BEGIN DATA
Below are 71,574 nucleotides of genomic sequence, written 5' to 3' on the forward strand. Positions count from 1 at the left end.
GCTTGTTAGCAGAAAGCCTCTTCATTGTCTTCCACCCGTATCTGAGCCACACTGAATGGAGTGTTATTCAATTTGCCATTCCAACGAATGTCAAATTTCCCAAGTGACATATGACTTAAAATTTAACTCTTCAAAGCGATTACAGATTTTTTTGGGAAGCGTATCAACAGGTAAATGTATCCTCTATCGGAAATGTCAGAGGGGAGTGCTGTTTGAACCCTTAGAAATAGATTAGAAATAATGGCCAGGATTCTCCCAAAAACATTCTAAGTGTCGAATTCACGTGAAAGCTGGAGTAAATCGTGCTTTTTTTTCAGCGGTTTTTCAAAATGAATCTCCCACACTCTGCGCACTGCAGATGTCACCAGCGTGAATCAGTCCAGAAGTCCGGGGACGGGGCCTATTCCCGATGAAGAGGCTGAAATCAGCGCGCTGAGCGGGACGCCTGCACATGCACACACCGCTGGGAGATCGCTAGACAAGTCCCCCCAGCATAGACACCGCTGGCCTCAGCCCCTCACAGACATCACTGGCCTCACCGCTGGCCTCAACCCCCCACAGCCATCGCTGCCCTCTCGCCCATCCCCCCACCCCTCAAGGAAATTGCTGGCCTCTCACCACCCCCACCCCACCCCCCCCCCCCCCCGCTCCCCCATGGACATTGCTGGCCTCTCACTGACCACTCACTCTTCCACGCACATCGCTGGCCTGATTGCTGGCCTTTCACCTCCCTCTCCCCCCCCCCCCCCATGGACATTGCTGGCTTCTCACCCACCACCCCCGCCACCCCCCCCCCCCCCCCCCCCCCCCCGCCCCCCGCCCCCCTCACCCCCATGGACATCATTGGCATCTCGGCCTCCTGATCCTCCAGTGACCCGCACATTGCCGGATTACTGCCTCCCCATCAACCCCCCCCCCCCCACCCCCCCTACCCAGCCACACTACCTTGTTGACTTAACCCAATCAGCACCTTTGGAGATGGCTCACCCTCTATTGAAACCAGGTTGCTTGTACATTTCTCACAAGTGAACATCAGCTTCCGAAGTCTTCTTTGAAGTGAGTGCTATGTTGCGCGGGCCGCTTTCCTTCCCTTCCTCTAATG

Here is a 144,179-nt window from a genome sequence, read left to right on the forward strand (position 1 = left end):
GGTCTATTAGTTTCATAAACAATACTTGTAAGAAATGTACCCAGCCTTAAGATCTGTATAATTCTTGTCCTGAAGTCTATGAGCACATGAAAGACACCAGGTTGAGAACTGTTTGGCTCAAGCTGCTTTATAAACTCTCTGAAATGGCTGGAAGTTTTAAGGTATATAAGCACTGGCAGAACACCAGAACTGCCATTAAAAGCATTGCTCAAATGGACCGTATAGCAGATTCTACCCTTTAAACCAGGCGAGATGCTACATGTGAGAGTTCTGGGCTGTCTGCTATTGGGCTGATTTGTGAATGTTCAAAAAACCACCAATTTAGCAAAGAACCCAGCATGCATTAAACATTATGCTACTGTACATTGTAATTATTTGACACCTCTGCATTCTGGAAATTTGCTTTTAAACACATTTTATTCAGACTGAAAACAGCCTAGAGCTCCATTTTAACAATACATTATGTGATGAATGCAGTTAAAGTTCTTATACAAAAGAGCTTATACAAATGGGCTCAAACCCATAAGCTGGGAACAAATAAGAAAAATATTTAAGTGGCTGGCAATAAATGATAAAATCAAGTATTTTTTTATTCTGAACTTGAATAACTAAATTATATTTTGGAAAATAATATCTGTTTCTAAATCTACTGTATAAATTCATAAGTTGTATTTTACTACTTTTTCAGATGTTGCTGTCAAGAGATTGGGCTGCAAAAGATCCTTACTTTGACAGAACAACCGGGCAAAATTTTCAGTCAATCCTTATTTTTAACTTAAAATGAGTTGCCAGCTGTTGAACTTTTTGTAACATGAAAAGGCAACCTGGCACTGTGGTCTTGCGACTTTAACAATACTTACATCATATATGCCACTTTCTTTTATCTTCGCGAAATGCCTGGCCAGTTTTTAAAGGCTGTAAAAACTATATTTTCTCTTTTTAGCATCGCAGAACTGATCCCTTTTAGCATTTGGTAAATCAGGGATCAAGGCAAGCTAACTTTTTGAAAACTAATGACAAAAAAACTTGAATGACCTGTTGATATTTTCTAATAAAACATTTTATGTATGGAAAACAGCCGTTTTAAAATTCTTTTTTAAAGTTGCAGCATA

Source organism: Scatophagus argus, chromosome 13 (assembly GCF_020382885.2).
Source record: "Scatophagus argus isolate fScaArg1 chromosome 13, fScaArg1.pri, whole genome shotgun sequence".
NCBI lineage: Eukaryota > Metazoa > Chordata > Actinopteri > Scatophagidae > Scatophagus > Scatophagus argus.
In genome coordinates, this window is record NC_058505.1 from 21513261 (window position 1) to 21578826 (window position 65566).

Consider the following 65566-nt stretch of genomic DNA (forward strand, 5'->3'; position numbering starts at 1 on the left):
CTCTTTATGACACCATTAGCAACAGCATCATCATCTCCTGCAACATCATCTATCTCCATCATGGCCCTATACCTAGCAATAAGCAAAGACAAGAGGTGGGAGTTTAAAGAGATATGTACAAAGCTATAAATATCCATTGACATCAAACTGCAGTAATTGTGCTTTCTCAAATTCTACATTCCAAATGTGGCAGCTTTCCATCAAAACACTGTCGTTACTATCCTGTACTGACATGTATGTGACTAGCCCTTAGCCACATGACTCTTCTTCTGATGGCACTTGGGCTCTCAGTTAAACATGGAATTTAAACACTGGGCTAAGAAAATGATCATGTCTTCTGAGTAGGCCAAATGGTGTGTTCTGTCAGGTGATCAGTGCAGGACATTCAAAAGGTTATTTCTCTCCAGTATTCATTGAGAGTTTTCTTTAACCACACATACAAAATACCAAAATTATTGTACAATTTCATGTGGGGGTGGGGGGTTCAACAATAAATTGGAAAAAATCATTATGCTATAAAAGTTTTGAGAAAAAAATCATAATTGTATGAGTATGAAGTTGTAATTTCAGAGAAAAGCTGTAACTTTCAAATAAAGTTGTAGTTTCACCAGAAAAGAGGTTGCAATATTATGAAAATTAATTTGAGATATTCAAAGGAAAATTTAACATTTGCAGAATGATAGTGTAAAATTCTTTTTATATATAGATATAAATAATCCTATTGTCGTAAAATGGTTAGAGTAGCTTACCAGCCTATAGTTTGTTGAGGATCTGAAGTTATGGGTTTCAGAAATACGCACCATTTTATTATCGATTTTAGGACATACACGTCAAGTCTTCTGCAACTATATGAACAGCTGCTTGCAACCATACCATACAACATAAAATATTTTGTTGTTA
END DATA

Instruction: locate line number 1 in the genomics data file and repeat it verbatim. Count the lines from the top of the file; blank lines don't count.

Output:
Below are 71,574 nucleotides of genomic sequence, written 5' to 3' on the forward strand. Positions count from 1 at the left end.